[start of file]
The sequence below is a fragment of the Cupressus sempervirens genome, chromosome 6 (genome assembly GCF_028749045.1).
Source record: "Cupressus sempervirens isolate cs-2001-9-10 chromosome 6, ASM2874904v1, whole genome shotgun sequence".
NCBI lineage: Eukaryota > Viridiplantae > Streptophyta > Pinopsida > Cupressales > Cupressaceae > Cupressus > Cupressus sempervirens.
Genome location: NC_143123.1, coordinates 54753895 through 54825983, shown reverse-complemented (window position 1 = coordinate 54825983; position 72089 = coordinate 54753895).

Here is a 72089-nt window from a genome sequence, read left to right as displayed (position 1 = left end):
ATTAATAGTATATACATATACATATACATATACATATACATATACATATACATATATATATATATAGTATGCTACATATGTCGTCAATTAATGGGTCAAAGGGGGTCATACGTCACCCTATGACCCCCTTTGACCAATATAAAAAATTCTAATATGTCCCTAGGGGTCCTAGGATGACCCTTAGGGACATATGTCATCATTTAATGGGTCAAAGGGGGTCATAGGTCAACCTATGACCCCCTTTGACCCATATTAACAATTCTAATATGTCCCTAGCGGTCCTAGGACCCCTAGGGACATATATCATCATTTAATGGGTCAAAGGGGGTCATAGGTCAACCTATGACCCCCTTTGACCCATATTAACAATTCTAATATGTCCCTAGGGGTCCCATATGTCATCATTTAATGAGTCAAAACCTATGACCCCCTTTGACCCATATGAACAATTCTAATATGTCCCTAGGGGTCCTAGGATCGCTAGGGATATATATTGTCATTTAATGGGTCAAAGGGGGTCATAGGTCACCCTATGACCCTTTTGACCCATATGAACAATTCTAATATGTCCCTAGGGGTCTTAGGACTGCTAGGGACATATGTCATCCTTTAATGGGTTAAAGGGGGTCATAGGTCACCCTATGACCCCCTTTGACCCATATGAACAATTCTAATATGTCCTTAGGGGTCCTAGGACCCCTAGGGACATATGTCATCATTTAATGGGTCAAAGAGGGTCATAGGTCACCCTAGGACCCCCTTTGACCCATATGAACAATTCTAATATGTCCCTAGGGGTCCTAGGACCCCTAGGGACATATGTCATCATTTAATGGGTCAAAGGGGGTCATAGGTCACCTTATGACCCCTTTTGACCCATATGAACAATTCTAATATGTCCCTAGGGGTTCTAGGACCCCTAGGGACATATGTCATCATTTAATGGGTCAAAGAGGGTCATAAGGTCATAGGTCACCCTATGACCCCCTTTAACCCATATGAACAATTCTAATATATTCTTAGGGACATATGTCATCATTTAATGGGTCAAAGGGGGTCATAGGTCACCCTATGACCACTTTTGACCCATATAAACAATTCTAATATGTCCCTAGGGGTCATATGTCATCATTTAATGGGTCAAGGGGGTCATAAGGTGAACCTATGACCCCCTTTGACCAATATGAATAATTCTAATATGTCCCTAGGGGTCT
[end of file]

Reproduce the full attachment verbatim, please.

The sequence below is a fragment of the Cupressus sempervirens genome, chromosome 6 (genome assembly GCF_028749045.1).
Source record: "Cupressus sempervirens isolate cs-2001-9-10 chromosome 6, ASM2874904v1, whole genome shotgun sequence".
NCBI lineage: Eukaryota > Viridiplantae > Streptophyta > Pinopsida > Cupressales > Cupressaceae > Cupressus > Cupressus sempervirens.
Genome location: NC_143123.1, coordinates 54753895 through 54825983, shown reverse-complemented (window position 1 = coordinate 54825983; position 72089 = coordinate 54753895).

Here is a 72089-nt window from a genome sequence, read left to right as displayed (position 1 = left end):
ATTAATAGTATATACATATACATATACATATACATATACATATACATATACATATATATATATATAGTATGCTACATATGTCGTCAATTAATGGGTCAAAGGGGGTCATACGTCACCCTATGACCCCCTTTGACCAATATAAAAAATTCTAATATGTCCCTAGGGGTCCTAGGATGACCCTTAGGGACATATGTCATCATTTAATGGGTCAAAGGGGGTCATAGGTCAACCTATGACCCCCTTTGACCCATATTAACAATTCTAATATGTCCCTAGCGGTCCTAGGACCCCTAGGGACATATATCATCATTTAATGGGTCAAAGGGGGTCATAGGTCAACCTATGACCCCCTTTGACCCATATTAACAATTCTAATATGTCCCTAGGGGTCCCATATGTCATCATTTAATGAGTCAAAACCTATGACCCCCTTTGACCCATATGAACAATTCTAATATGTCCCTAGGGGTCCTAGGATCGCTAGGGATATATATTGTCATTTAATGGGTCAAAGGGGGTCATAGGTCACCCTATGACCCTTTTGACCCATATGAACAATTCTAATATGTCCCTAGGGGTCTTAGGACTGCTAGGGACATATGTCATCCTTTAATGGGTTAAAGGGGGTCATAGGTCACCCTATGACCCCCTTTGACCCATATGAACAATTCTAATATGTCCTTAGGGGTCCTAGGACCCCTAGGGACATATGTCATCATTTAATGGGTCAAAGAGGGTCATAGGTCACCCTAGGACCCCCTTTGACCCATATGAACAATTCTAATATGTCCCTAGGGGTCCTAGGACCCCTAGGGACATATGTCATCATTTAATGGGTCAAAGGGGGTCATAGGTCACCTTATGACCCCTTTTGACCCATATGAACAATTCTAATATGTCCCTAGGGGTTCTAGGACCCCTAGGGACATATGTCATCATTTAATGGGTCAAAGAGGGTCATAAGGTCATAGGTCACCCTATGACCCCCTTTAACCCATATGAACAATTCTAATATATTCTTAGGGACATATGTCATCATTTAATGGGTCAAAGGGGGTCATAGGTCACCCTATGACCACTTTTGACCCATATAAACAATTCTAATATGTCCCTAGGGGTCATATGTCATCATTTAATGGGTCAAGGGGGTCATAAGGTGAACCTATGACCCCCTTTGACCAATATGAATAATTCTAATATGTCCCTAGGGGTCT